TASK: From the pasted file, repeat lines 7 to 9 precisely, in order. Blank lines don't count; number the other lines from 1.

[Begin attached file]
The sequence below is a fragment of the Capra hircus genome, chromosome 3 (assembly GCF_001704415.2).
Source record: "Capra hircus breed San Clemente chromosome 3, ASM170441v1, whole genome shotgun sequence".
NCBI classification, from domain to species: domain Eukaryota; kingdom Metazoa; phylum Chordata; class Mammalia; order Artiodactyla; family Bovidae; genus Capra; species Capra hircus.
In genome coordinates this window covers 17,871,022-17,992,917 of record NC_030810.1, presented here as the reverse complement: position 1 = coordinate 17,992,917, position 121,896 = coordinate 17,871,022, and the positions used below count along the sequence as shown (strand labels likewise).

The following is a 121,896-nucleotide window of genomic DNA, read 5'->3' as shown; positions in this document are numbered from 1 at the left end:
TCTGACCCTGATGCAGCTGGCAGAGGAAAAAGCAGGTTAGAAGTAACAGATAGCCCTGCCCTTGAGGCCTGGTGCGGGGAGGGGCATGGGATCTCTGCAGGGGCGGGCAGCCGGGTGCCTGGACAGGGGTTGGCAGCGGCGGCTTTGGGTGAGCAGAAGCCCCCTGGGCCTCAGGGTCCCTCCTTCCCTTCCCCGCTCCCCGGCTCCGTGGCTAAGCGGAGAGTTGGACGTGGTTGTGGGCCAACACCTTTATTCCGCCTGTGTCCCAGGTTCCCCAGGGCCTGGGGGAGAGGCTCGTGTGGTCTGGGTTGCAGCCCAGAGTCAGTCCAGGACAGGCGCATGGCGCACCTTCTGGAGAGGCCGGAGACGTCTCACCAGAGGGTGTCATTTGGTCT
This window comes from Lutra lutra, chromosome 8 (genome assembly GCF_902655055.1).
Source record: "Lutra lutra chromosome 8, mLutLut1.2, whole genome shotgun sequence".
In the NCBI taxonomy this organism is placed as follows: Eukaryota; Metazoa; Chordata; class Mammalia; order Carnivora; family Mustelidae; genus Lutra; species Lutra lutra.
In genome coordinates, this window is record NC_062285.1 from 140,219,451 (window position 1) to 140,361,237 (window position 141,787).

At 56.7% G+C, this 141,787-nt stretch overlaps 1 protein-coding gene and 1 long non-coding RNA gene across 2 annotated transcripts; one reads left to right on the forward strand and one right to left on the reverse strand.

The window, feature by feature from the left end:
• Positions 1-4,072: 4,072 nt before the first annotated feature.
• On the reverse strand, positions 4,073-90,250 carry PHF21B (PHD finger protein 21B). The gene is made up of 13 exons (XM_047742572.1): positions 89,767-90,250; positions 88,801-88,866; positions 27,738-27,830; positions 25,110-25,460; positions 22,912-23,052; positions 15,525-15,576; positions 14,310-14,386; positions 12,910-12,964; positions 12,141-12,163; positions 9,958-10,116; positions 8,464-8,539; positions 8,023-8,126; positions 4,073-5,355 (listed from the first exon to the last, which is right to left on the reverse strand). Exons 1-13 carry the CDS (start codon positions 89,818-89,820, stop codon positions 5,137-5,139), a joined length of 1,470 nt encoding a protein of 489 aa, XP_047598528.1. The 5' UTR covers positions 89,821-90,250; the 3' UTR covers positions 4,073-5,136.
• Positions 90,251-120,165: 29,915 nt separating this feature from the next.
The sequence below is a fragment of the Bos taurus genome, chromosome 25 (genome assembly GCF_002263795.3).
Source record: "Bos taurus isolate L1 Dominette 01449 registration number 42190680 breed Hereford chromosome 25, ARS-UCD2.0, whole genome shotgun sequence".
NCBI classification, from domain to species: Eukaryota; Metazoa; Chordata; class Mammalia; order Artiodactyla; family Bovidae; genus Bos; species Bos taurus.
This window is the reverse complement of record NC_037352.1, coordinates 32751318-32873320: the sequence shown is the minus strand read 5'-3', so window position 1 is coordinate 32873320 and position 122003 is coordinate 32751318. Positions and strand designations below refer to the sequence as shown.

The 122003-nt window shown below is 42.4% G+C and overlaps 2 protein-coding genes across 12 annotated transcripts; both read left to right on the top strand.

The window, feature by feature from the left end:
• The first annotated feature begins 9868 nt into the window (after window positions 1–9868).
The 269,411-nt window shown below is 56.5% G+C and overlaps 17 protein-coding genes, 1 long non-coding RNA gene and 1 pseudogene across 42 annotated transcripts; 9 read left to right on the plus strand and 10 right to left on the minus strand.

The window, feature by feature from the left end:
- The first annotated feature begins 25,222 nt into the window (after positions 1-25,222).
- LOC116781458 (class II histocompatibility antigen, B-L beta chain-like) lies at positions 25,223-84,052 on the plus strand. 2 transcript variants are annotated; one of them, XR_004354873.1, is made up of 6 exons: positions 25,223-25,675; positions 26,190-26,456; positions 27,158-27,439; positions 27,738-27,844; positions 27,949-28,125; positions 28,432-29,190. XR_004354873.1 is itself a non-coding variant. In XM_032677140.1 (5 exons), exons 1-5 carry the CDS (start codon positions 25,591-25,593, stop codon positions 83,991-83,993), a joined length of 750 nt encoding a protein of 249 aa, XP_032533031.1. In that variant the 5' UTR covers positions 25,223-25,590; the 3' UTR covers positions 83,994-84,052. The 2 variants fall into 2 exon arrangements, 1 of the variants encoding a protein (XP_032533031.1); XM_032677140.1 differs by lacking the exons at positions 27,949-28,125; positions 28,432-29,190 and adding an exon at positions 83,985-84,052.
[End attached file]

This window comes from Lutra lutra, chromosome 8 (genome assembly GCF_902655055.1).
Source record: "Lutra lutra chromosome 8, mLutLut1.2, whole genome shotgun sequence".
In the NCBI taxonomy this organism is placed as follows: Eukaryota; Metazoa; Chordata; class Mammalia; order Carnivora; family Mustelidae; genus Lutra; species Lutra lutra.